CNCO’s Richard Camacho was juggling four jobs in New Hampshire, his bank account “not really popping,” when he won a spot in Latin quintet CNCO on Univision reality show La Banda in December 2015. Within a year, the 21-year-old and his bandmates -- Joel Pimentel, 21, Christopher Vélez, 22, Zabdiel De Jesús, 20, and Erick Brian Colón, 17 -- were opening for Ricky Martin on his international One World Tour, and landed at No. 1 on Billboard’s Top Latin Albums chart with their debut, Primera Cita.
“I couldn't believe it,” says Camacho, his hair bleached white-blond and his open jean shirt revealing a tattoo of twin wings, seated with the other members of CNCO at Sony Music Latin’s headquarters in Miami. “I’d never seen that much money in my account, ever. As soon as I got the first deposit, I sent it to my family and told them to move [to Miami].”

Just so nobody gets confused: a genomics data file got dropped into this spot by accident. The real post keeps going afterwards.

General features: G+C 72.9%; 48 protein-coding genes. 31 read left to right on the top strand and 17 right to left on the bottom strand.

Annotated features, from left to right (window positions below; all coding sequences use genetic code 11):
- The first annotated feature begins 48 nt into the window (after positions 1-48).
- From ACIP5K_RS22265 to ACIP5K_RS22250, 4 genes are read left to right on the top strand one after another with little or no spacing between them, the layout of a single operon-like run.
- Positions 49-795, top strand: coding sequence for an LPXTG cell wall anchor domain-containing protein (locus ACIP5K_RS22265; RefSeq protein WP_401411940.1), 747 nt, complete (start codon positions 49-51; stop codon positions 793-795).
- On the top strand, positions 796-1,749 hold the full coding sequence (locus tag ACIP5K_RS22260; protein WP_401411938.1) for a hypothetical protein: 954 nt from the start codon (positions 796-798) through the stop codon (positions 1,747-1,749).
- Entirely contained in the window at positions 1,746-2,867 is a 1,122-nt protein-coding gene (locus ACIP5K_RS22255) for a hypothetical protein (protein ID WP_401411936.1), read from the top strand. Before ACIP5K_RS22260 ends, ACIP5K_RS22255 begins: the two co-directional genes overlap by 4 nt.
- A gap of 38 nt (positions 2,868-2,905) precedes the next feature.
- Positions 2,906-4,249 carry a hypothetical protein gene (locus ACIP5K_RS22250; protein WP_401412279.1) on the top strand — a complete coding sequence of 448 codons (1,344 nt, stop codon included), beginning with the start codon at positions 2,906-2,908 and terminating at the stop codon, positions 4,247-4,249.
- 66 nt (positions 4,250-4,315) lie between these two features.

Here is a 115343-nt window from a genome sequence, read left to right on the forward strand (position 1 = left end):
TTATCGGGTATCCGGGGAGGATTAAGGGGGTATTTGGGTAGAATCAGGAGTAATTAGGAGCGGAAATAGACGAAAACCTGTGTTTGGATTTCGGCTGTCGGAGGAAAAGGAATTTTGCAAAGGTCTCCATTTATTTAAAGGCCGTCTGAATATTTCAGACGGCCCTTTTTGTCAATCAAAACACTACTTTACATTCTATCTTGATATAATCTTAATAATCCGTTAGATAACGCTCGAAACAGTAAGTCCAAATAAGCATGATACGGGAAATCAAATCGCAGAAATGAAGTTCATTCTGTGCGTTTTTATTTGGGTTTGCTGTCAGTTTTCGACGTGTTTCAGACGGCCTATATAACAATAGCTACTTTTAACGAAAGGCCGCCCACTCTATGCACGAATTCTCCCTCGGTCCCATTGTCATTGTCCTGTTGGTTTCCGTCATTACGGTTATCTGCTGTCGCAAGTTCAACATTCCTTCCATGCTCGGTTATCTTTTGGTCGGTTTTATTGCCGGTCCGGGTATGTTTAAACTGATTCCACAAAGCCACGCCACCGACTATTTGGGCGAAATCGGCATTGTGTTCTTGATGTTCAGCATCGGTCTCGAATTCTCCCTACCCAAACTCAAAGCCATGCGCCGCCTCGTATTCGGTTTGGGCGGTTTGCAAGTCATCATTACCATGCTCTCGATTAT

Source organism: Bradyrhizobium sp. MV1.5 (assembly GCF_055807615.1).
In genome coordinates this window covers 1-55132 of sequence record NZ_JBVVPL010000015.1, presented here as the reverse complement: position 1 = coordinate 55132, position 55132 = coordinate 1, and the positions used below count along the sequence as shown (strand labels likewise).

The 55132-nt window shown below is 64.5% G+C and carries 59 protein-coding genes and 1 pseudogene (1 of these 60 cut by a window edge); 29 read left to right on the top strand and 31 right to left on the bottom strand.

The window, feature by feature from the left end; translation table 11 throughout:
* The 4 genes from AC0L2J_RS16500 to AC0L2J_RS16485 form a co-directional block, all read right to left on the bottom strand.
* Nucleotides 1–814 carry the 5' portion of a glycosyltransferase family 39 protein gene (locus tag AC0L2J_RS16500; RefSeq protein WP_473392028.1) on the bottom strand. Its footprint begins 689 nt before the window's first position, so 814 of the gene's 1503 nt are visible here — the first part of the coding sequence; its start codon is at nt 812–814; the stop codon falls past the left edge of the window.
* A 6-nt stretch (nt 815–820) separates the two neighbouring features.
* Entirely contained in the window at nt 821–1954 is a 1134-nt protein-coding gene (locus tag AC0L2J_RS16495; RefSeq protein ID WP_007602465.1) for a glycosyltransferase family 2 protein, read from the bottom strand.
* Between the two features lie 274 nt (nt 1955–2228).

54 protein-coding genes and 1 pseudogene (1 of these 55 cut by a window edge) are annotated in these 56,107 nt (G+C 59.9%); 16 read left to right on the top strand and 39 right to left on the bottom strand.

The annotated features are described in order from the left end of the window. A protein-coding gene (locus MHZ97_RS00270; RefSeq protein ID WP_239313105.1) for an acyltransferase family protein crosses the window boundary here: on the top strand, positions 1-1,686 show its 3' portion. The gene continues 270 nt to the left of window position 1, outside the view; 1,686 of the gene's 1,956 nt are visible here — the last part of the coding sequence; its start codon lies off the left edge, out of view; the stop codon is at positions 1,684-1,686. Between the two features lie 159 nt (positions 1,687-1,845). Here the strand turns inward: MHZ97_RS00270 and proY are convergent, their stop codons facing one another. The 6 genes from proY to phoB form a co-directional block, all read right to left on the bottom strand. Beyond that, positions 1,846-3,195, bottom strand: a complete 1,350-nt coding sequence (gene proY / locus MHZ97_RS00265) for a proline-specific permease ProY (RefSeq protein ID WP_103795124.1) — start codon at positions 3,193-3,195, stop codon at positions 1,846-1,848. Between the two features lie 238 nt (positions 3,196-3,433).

In the three decades since Menudo broke ground as the first culturally ubiquitous Latin boy band, few groups have filled the same space until CNCO, which is managed by former Menudo member Martin and signed to Musica, a venture between Simon Cowell’s SYCO, Sony and Haim Saban. While Generation Z boy bands like PrettyMuch (another Cowell effort) and Why Don’t We gain momentum mostly stateside, the act (whose name is a pun on “cinco,” or “five”), has scaled worldwide heights since forming just under two years ago, dodging the TV-show winner trap thanks to its bilingual, multicultural appeal and reggaetón-rooted sound.